This month, we decided to launch a new content series called ‘Pass the Blunt’ where we give members of the cannabis culture the opportunity to share their high-deas on trending topics and important conversations revolving around the canna-community.
To kick things off, we passed the blunt to cannabis activist and musician, Abby Adams, who gave us the most up-to-date information on what the cannabis advocacy space currently looks like and the impact it’s having on the community as a whole.
The State of Cannabis Advocacy
The advocacy space needs to focus more on science! Medicinal cannabis patients need more support from advocates of adult use bills. Advocates for adult use bills need more support from patients to guarantee their personal safety. Safety for all is paramount, no matter what reason you prioritize.
Cannabis advocacy is about more than just bongs and thongs, or who makes the best cookies. It’s about environmentalism, diversity, feminism, business licensing, group actions, and entrepreneurial ventures. If America’s green rush doesn’t stabilize soon, there’s not much chance for a stable cannabis economy in the United States.
As larger corporations prepare to infiltrate the small business economy, opportunities for businesses modeled after those in the craft beer and wine market will decrease. As larger businesses employ standard American agri-business models, opportunities for environmentalism in business models decrease.
These outcomes can change with cannabis advocacy space itself. Nothing is set in stone.
There are only so many chances to let legislators hear your opinions before they vote on your behalf, so groups like Start Smart NY which will help you get in touch with your legislators can be very helpful in the cannabis advocacy space.
How to Advocate
The following are some tips and pointers that I’ve found helpful for advocacy in general. I’ve included some examples regarding cannabis advocacy as well:
- Educate yourself
- Read books! Try: “Cannabis and CBD for Health and Wellness: An Essential Guide for Using Nature’s Medicine to Relieve Stress, Anxiety, Chronic Pain, Inflammation, and More” by authors Dr. June Chin and Aliza Sherman.
- Internet research from reputable sources, of course b.BluntDaily, newspapers like the New York Times Medical Marijuana Page, Forbes, and others are great resources.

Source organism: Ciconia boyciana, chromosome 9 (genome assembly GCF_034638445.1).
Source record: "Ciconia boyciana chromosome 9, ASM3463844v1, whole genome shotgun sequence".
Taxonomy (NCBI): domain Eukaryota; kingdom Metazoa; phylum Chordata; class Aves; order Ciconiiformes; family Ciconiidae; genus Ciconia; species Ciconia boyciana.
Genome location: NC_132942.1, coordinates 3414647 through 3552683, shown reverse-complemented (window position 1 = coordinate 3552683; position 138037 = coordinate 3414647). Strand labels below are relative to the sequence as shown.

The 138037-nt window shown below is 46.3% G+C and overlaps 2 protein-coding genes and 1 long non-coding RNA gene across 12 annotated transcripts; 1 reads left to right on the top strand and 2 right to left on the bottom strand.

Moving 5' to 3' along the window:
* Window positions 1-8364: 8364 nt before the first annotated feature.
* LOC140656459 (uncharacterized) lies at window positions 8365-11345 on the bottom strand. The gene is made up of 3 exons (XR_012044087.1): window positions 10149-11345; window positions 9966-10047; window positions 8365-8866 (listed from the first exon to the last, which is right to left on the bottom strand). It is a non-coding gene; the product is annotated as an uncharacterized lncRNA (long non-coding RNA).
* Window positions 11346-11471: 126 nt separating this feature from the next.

- Attend events. I attend Women Grow, CannaGather, and other events. The Maze Calendar is a great resource for more events.
- Find your “tribe”. Mine are Women Grow and TribeTokes. Read Broccoli Mag, and seek out groups like Start Smart NY.
- Have conversations at home. In this case, parents must choose how they speak to their children, but among friends, adults may discuss cannabis freely, which leads to step 3…
- Hosting your own events, and reaching a wider audience. It’s a wonderful feeling to get together with people you care about and share thoughts and opinions. Push boundaries, and discuss your true beliefs. Do not compromise. Do have a structured plan for how your event should run, set time for each question asked, and try to appreciate each other’s ideas rather than shut each other out.
Be the Change You Want to See in the World
The lack of regulation and science that appears alongside prohibition causes events like “the vape crisis” of the last few months. Who knows what will happen when the bubble formed by the green rush pops. This circles back to needing more research in the field.
Advocacy is in fact a stabilizing force in the cannabis community. Education through advocacy channels can only help lend structure to the community going forward. Cannabis advocacy can only lead to more research if individuals advocating for patient and adult use come together and use simple advocacy tools to enact change.
Be sure to connect with Abby Adams by following her on Instagram @abbyadamsmusic